The modern sweet shop has long removed from its window the screw-top glass jars full of gobstoppers and lemon sherbets that used to tempt kids to spend their pocket money on the way home from school. Instead, there is an array of slim boxes in a rainbow of bright colours. “Banana ice”, “pink lemonade”, “blueberry sour raspberry”, “cotton candy ice”, they are labelled.
The jewelled boxes contain Elf bars: disposable e-cigarettes. The rules say they are for adults only. Under-18s are not allowed to buy them, even if they wander in to look at the confectionery that is also for sale in some of these shops. But everyone knows the pretty toys also end up in the hands of children, who may even have learned how to use them from influencers on TikTok.
It’s hugely alarming for the parents of teenage kids who catch a whiff of strawberry in the bedroom. They might in the past not have known that their child was experimenting with a scrounged fag behind the bike sheds after school. Smoking was once so widespread that it would be a rare child who didn’t take a puff at some point, hopefully choking on the fumes and never touching a cigarette again.
Overall, smoking rates in the UK have come down massively: fewer than 15% of adults today say they smoke, down from a peak of more than 45% during the 1970s. This is thanks to the long and hard-fought war on tobacco. But in recent years, many experts in the UK argue that e-cigarettes have played a part in that victory, providing the addict with the nicotine hit without the deadly tar.
Others, especially in the United States, say they are the devil’s handiwork, hooking kids on nicotine, exposing them to harmful chemicals and potentially routeing them back to tobacco in the long term. The eagerness with which the Big Tobacco companies have moved into e-cigarette manufacture, as their markets in rich countries stall, only supports that belief.
The transatlantic schism over vaping and health, sparked by the arrival of the first overtly teen-friendly e-cigarettes from the San Francisco startup Juul, still exists. The US government, through the Food and Drug Administration, and some states, such as California, have been hurling every legal and financial penalty they can find at Juul, whose USB stick-sized e-cigarettes, launched in 2015, have taken off among young people.
There have been stories of high school epidemics, with waves of flavoured vapour emanating from bags in the back row of class. Juul agreed in September to pay $440m to 33 US states following two years of investigations into its marketing practices. The company was accused of deliberately targeting young people with launch parties and social media advertising. At the time, it had already removed fruit and candy flavours from its range.
In the UK, however, the government broadly accepts the advice from Public Health England, now the Office for Health Improvement and Disparities, that vaping is very much less harmful than smoking – famously it said 95% less – and is a useful tool for those who want to quit. The NHS encourages smokers to try vaping instead, wherever it can, though it is handicapped by the absence of a medically licensed e-cigarette.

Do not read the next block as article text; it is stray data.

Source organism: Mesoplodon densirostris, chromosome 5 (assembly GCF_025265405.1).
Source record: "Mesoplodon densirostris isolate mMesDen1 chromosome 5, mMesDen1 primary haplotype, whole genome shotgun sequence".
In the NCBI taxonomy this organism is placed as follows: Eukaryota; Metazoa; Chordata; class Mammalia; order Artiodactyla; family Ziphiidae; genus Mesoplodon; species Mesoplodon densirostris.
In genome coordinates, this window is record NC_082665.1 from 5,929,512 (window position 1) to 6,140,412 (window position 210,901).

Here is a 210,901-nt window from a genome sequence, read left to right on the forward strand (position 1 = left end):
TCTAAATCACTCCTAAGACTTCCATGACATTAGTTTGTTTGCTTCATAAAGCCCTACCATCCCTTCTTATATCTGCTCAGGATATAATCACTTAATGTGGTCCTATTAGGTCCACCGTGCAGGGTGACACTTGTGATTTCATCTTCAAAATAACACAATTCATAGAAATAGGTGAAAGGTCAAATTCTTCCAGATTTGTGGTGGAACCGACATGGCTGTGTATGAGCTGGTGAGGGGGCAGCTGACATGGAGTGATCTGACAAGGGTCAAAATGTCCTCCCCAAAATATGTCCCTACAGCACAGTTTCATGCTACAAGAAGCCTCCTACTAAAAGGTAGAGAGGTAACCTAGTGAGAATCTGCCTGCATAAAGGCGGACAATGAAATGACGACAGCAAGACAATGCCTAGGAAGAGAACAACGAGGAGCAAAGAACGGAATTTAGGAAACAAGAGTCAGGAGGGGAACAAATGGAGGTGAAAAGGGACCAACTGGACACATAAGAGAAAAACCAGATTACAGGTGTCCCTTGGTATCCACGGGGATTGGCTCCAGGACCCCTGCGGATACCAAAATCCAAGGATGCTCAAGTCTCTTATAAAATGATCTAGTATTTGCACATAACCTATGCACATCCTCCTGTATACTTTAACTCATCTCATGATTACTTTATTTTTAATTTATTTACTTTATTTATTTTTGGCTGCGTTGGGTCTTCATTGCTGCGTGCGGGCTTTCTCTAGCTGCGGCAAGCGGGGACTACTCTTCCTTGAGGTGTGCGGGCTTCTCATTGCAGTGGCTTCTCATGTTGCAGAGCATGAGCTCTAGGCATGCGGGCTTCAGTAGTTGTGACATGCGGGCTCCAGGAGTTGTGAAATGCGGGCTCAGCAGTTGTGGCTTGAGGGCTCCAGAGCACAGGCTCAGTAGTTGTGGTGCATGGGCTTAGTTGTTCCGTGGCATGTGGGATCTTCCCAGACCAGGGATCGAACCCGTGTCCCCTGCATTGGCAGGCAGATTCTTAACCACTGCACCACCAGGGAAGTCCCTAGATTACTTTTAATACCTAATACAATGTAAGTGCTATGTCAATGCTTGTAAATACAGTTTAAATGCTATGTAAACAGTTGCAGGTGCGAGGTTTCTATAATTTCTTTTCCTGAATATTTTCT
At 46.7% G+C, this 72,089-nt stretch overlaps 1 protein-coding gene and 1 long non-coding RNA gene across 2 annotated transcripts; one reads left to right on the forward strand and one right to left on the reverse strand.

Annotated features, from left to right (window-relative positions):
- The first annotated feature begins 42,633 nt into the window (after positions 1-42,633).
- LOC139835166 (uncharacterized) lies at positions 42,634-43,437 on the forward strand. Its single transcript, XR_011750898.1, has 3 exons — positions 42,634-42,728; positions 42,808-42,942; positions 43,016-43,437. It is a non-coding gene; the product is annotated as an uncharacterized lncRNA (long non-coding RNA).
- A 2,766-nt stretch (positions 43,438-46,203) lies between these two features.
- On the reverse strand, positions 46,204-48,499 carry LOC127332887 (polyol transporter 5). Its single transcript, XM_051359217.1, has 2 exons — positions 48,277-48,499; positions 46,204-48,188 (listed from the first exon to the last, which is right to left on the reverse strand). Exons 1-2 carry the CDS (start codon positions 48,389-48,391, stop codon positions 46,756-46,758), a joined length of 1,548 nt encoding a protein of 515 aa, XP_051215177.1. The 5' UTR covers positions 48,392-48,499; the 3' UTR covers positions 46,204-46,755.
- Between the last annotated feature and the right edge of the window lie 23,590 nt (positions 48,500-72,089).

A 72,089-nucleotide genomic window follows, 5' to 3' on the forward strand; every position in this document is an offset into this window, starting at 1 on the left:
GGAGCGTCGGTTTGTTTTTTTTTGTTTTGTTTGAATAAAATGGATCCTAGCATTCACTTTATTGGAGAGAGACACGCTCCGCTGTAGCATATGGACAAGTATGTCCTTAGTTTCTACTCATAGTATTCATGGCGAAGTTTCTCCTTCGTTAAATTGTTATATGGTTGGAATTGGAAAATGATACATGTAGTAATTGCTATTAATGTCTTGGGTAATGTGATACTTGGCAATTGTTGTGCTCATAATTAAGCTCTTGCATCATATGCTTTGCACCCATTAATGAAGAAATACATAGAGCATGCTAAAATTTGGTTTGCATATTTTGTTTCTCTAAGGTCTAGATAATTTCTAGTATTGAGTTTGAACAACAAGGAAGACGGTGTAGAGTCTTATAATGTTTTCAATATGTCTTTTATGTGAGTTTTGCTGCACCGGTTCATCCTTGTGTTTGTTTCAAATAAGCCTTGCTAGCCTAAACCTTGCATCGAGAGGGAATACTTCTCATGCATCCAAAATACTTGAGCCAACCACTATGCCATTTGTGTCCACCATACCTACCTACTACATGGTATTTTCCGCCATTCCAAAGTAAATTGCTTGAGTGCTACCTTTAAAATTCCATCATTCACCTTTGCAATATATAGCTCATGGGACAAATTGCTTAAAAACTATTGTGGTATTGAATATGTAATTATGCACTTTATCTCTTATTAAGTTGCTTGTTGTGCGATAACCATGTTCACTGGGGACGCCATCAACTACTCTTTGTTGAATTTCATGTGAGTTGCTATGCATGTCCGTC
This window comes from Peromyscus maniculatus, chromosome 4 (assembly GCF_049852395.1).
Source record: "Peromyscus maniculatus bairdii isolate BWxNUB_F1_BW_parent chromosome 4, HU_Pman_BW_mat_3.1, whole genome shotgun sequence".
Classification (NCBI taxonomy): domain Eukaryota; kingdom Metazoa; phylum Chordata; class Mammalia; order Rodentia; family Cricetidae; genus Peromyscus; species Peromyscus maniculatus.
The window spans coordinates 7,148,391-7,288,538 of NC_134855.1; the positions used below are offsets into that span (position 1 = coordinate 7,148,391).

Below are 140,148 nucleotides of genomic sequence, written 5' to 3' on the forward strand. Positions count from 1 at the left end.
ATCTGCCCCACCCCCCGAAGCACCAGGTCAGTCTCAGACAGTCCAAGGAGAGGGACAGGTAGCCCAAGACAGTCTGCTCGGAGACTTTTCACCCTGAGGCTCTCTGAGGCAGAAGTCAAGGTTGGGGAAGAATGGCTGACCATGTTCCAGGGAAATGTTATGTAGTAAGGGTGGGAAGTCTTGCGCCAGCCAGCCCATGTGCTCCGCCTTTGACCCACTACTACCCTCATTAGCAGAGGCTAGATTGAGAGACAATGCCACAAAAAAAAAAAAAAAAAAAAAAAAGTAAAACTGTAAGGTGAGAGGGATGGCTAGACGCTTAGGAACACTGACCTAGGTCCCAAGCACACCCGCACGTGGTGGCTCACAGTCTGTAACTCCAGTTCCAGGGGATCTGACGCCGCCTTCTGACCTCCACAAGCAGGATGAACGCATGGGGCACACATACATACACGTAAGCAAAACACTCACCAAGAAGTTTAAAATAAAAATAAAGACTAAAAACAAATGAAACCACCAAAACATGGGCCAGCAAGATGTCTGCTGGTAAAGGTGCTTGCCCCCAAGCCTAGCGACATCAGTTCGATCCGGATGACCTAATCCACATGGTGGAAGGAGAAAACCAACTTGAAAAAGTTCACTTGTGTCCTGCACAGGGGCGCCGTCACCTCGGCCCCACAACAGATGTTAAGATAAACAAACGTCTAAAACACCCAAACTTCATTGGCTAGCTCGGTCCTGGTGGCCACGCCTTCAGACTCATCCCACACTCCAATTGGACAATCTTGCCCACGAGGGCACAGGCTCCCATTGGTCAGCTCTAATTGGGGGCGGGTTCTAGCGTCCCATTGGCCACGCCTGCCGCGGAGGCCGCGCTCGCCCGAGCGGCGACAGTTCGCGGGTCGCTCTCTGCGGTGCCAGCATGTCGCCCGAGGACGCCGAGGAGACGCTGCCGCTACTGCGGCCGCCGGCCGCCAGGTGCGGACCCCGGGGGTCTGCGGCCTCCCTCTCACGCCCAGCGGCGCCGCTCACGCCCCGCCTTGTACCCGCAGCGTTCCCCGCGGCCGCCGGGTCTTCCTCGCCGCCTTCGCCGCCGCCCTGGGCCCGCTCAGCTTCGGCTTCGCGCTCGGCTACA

These health experts want to focus on the large numbers of middle-aged people with a smoking habit that is likely to kill them, many of them in deprived areas of the country. Almost 6 million people in England still smoke. A quarter of all deaths from cancer are smoking-related. In June, Dr Javed Khan, former Barnardo’s head, published a review commissioned by the (then) health secretary, Sajid Javid, into what should be done to make smoking obsolete. His third recommendation was “promote vaping”. More than half – 57% – of adult vapers in the UK are ex-smokers, says campaign group ASH (Action on Smoking and Health).
But the underage kids using disposable vapes from Elf Bar and Geek Bar, made in Shenzhen, China, and available online as well as in the stores, present a distressing problem – because nobody wants kids to get addicted to nicotine – and also a diversion of energy and resources from the vital battle against tobacco. ASH’s data says 83% of 11-17s have never tried an e-cigarette, but this year 7% said they were currently vaping, which is up from 4% in 2020. Recent analysis of data from the US by researchers from San Francisco and Massachusetts general hospital suggests kids first try e-cigarettes on average at the age of 13 and one in 10 of those who vape puff on it just after waking up.
How to solve this? It’s hugely difficult, not helped by entrenched positions on the use and misuse of vapes. What we surely need, though, is a clampdown on the advertising and marketing of e-cigarettes that are attractive to young people. We have cigarettes in plain packages – why not extend that to all nicotine products? Bin the pretty boxes and sweet flavours. We also need the existing rules on sales and marketing to children to be policed. Local authorities have too much to do with too little money. They are too cash-strapped to ensure shops don’t sell to under-18s. It is time, as campaigners such as Action on Smoking and Health and Cancer Research UK have been saying, and Khan recommended to the government, for a windfall tax on the tobacco companies. The polluter must pay.